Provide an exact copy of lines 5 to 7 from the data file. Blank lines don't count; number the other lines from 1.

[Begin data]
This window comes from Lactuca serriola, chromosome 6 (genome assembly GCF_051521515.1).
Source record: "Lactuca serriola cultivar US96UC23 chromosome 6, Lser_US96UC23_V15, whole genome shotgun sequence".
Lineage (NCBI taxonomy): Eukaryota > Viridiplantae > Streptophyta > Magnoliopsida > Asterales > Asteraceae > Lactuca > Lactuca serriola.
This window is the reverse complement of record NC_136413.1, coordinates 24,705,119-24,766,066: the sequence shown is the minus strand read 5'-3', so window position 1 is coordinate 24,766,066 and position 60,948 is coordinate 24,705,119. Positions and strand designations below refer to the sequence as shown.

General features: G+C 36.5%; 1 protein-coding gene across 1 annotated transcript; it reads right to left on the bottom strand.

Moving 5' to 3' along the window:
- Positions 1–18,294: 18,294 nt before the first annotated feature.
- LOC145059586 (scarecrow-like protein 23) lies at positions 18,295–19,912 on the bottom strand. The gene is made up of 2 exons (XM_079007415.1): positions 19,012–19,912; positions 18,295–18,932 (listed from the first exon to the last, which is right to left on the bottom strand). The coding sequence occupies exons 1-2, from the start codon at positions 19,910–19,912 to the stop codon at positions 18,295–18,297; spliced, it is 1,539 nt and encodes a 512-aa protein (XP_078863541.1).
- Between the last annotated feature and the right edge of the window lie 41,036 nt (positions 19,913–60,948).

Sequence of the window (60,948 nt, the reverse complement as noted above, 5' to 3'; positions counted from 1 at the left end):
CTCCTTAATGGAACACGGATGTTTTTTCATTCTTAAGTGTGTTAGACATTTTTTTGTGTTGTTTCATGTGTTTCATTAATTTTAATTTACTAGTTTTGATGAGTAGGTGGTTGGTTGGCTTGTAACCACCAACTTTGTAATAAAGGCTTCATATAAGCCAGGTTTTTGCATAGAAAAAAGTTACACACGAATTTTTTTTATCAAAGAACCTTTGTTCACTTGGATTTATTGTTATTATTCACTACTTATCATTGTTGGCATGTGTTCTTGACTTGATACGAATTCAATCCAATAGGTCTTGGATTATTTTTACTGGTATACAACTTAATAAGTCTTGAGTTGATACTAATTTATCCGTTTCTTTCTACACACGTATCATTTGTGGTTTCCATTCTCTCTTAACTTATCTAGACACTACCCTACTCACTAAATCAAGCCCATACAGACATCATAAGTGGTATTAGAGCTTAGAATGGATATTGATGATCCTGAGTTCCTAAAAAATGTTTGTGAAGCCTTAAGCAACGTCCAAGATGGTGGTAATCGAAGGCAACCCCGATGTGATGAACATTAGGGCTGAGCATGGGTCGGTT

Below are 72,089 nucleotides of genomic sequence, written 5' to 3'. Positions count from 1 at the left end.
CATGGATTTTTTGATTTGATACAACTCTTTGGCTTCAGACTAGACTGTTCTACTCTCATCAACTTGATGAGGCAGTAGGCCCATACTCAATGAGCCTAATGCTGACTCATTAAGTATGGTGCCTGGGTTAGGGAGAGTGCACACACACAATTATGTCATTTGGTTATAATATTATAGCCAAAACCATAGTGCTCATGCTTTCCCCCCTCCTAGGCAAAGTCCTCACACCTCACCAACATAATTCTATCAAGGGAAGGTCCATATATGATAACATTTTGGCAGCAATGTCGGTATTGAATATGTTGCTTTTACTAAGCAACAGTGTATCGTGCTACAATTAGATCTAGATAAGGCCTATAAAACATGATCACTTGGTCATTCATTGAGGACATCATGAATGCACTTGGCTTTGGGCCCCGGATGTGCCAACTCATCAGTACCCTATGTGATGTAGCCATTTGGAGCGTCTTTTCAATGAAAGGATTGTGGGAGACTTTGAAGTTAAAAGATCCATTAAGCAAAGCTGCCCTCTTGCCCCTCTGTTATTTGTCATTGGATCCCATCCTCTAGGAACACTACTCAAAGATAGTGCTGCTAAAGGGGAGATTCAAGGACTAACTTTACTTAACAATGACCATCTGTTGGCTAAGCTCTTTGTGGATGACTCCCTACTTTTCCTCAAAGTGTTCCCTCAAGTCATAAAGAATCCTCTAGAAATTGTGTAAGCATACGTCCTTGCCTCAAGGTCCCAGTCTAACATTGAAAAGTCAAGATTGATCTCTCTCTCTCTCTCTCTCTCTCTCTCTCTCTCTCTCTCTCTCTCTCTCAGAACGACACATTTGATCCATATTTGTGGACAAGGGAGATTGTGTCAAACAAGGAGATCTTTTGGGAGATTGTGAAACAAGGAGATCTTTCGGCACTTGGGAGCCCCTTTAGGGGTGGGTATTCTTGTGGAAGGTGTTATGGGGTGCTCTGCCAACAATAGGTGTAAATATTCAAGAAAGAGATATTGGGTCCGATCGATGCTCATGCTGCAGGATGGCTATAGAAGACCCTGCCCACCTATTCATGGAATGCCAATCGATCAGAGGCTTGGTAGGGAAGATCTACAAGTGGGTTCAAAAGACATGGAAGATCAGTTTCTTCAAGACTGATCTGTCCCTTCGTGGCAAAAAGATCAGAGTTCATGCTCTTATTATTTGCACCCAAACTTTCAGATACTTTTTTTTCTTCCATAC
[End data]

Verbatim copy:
General features: G+C 36.5%; 1 protein-coding gene across 1 annotated transcript; it reads right to left on the bottom strand.

Moving 5' to 3' along the window:
- Positions 1–18,294: 18,294 nt before the first annotated feature.